September 22, 2019  |  

Comparison of the mitochondrial genomes and steady state transcriptomes of two strains of the trypanosomatid parasite, Leishmania tarentolae.

U-insertion/deletion RNA editing is a post-transcriptional mitochondrial RNA modification phenomenon required for viability of trypanosomatid parasites. Small guide RNAs encoded mainly by the thousands of catenated minicircles contain the information for this editing. We analyzed by NGS technology the mitochondrial genomes and transcriptomes of two strains, the old lab UC strain and the recently isolated LEM125 strain. PacBio sequencing provided complete minicircle sequences which avoided the assembly problem of short reads caused by the conserved regions. Minicircles were identified by a characteristic size, the presence of three short conserved sequences, a region of inherently bent DNA and the presence of single gRNA genes at a fairly defined location. The LEM125 strain contained over 114 minicircles encoding different gRNAs and the UC strain only ~24 minicircles. Some LEM125 minicircles contained no identifiable gRNAs. Approximate copy numbers of the different minicircle classes in the network were determined by the number of PacBio CCS reads that assembled to each class. Mitochondrial RNA libraries from both strains were mapped against the minicircle and maxicircle sequences. Small RNA reads mapped to the putative gRNA genes but also to multiple regions outside the genes on both strands and large RNA reads mapped in many cases over almost the entire minicircle on both strands. These data suggest that minicircle transcription is complete and bidirectional, with 3′ processing yielding the mature gRNAs. Steady state RNAs in varying abundances are derived from all maxicircle genes, including portions of the repetitive divergent region. The relative extents of editing in both strains correlated with the presence of a cascade of cognate gRNAs. These data should provide the foundation for a deeper understanding of this dynamic genetic system as well as the evolutionary variation of editing in different strains.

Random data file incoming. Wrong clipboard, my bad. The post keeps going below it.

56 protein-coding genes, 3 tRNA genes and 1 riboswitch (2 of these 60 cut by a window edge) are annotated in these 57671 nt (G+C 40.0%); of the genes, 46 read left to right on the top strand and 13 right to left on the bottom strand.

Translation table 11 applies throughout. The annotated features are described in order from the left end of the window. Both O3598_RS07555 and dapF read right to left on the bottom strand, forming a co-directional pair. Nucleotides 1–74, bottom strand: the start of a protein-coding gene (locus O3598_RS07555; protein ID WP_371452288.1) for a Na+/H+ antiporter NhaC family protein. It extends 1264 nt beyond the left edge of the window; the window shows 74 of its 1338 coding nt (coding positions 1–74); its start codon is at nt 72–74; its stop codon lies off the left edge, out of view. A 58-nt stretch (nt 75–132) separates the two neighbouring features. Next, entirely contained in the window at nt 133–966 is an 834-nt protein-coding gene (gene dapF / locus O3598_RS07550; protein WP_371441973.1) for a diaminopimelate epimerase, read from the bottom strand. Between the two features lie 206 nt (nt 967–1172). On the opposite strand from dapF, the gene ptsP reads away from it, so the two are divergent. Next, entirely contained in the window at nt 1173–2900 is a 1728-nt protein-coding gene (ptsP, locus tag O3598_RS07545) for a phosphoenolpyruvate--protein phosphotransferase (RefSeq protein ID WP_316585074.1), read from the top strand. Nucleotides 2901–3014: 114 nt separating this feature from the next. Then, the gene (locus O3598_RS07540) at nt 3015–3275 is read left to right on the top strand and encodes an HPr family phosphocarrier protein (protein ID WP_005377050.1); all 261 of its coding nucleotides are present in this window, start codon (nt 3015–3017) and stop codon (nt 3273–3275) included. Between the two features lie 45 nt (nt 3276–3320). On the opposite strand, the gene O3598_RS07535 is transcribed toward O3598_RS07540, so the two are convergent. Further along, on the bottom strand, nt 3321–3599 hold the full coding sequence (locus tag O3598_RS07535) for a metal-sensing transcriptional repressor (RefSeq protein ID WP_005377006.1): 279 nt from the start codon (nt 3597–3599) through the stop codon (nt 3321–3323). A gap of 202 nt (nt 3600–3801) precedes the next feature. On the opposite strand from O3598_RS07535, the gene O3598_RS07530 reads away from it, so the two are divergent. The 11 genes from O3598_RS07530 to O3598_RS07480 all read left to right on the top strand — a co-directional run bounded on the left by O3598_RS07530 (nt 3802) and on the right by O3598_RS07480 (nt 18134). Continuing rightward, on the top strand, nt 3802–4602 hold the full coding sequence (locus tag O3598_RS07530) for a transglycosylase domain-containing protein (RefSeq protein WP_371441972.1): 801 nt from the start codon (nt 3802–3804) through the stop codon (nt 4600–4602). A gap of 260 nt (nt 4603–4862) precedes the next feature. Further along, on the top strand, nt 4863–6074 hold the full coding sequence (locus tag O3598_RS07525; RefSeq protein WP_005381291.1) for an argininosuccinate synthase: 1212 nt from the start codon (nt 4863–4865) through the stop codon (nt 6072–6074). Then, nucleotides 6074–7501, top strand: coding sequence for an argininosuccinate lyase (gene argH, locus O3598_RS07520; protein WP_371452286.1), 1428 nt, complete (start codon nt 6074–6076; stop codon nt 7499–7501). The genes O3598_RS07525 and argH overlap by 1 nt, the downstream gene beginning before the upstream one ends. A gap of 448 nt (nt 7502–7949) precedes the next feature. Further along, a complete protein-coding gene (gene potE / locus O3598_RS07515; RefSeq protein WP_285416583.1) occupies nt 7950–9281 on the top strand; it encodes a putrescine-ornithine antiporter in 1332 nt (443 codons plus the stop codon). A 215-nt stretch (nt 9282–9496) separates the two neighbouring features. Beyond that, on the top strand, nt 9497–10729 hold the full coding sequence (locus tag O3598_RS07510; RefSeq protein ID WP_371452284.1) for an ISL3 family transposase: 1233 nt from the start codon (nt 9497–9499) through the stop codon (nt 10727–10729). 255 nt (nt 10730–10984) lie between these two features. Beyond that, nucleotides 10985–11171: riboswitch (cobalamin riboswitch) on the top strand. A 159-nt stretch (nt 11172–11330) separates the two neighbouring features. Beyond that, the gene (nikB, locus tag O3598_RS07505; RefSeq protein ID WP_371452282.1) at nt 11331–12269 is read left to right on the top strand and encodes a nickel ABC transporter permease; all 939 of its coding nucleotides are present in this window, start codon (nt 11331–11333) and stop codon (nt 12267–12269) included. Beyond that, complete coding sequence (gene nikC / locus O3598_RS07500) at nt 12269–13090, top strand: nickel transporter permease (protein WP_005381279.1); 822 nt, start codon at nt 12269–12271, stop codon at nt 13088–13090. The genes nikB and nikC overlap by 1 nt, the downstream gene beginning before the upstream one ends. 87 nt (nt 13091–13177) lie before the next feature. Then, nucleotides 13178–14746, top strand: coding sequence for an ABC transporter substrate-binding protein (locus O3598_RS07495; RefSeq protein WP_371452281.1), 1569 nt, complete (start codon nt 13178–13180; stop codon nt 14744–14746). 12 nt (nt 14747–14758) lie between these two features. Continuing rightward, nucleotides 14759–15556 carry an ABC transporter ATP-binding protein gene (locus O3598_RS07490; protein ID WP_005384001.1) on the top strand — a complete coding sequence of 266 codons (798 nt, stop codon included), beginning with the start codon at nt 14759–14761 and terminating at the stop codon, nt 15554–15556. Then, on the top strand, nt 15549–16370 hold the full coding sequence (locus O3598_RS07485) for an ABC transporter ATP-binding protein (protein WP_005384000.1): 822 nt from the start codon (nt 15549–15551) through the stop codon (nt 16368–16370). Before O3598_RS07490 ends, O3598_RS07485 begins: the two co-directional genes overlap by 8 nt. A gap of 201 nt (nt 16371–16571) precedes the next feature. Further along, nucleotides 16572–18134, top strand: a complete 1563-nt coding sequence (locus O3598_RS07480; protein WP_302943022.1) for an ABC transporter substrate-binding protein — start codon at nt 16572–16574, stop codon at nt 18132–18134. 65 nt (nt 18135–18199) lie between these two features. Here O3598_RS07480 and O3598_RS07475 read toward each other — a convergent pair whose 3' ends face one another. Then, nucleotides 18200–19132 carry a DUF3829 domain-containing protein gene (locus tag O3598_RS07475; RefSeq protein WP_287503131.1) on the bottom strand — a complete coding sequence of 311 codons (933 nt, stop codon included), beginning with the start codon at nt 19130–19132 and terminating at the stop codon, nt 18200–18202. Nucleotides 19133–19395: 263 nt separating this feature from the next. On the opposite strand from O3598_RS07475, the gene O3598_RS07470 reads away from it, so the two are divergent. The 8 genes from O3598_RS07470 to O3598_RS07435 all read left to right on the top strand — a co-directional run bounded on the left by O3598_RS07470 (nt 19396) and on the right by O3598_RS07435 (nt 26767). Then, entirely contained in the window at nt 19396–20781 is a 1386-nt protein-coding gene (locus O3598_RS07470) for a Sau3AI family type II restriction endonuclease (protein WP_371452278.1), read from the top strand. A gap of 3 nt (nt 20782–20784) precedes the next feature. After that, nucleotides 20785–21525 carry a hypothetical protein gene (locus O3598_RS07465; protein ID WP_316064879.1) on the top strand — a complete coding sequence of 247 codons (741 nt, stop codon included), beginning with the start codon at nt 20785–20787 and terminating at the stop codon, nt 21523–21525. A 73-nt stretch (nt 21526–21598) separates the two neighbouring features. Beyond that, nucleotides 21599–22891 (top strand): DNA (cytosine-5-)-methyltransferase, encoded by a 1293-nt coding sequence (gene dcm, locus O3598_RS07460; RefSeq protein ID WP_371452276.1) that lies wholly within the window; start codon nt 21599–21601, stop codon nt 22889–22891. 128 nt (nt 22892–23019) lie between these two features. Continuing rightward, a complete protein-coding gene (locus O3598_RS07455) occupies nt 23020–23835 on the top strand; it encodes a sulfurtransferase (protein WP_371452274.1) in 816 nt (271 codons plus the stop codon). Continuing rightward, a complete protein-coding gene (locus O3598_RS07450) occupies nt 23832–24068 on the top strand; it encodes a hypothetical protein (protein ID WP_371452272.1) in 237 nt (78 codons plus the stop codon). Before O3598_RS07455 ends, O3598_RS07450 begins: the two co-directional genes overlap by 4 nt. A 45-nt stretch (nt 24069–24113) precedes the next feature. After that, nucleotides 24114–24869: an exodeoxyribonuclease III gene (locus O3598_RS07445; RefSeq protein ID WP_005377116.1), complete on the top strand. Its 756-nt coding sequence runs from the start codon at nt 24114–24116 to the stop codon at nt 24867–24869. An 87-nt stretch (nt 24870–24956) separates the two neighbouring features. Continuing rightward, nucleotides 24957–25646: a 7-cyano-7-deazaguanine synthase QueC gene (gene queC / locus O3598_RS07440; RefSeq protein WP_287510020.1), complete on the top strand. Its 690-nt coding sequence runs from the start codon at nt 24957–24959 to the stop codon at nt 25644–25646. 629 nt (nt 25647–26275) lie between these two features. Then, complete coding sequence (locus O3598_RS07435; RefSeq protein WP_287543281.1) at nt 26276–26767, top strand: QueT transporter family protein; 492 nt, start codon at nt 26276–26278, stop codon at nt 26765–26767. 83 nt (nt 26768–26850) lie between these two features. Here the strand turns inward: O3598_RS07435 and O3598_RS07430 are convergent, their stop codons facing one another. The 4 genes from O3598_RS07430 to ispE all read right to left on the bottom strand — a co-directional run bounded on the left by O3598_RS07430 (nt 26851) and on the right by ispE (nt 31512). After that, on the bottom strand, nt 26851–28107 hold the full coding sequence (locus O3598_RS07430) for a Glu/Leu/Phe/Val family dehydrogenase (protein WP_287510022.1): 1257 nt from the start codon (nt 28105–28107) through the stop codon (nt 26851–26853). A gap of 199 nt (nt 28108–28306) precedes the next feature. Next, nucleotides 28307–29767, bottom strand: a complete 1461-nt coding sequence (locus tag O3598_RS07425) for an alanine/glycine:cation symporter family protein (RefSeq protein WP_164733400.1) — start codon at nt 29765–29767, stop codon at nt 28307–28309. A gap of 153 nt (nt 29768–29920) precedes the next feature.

September 22, 2019  |  

Global transcript structure resolution of high gene density genomes through multi-platform data integration.

Annotation of herpesvirus genomes has traditionally been undertaken through the detection of open reading frames and other genomic motifs, supplemented with sequencing of individual cDNAs. Second generation sequencing and high-density microarray studies have revealed vastly greater herpesvirus transcriptome complexity than is captured by existing annotation. The pervasive nature of overlapping transcription throughout herpesvirus genomes, however, poses substantial problems in resolving transcript structures using these methods alone. We present an approach that combines the unique attributes of Pacific Biosciences Iso-Seq long-read, Illumina short-read and deepCAGE (Cap Analysis of Gene Expression) sequencing to globally resolve polyadenylated isoform structures in replicating Epstein-Barr virus (EBV). Our method, Transcriptome Resolution through Integration of Multi-platform Data (TRIMD), identifies nearly 300 novel EBV transcripts, quadrupling the size of the annotated viral transcriptome. These findings illustrate an array of mechanisms through which EBV achieves functional diversity in its relatively small, compact genome including programmed alternative splicing (e.g. across the IR1 repeats), alternative promoter usage by LMP2 and other latency-associated transcripts, intergenic splicing at the BZLF2 locus, and antisense transcription and pervasive readthrough transcription throughout the genome.© The Author(s) 2016. Published by Oxford University Press on behalf of Nucleic Acids Research.


September 22, 2019  |  

The state of long non-coding RNA biology.

Transcriptomic studies have demonstrated that the vast majority of the genomes of mammals and other complex organisms is expressed in highly dynamic and cell-specific patterns to produce large numbers of intergenic, antisense and intronic long non-protein-coding RNAs (lncRNAs). Despite well characterized examples, their scaling with developmental complexity, and many demonstrations of their association with cellular processes, development and diseases, lncRNAs are still to be widely accepted as major players in gene regulation. This may reflect an underappreciation of the extent and precision of the epigenetic control of differentiation and development, where lncRNAs appear to have a central role, likely as organizational and guide molecules: most lncRNAs are nuclear-localized and chromatin-associated, with some involved in the formation of specialized subcellular domains. I suggest that a reassessment of the conceptual framework of genetic information and gene expression in the 4-dimensional ontogeny of spatially organized multicellular organisms is required. Together with this and further studies on their biology, the key challenges now are to determine the structure?function relationships of lncRNAs, which may be aided by emerging evidence of their modular structure, the role of RNA editing and modification in enabling epigenetic plasticity, and the role of RNA signaling in transgenerational inheritance of experience.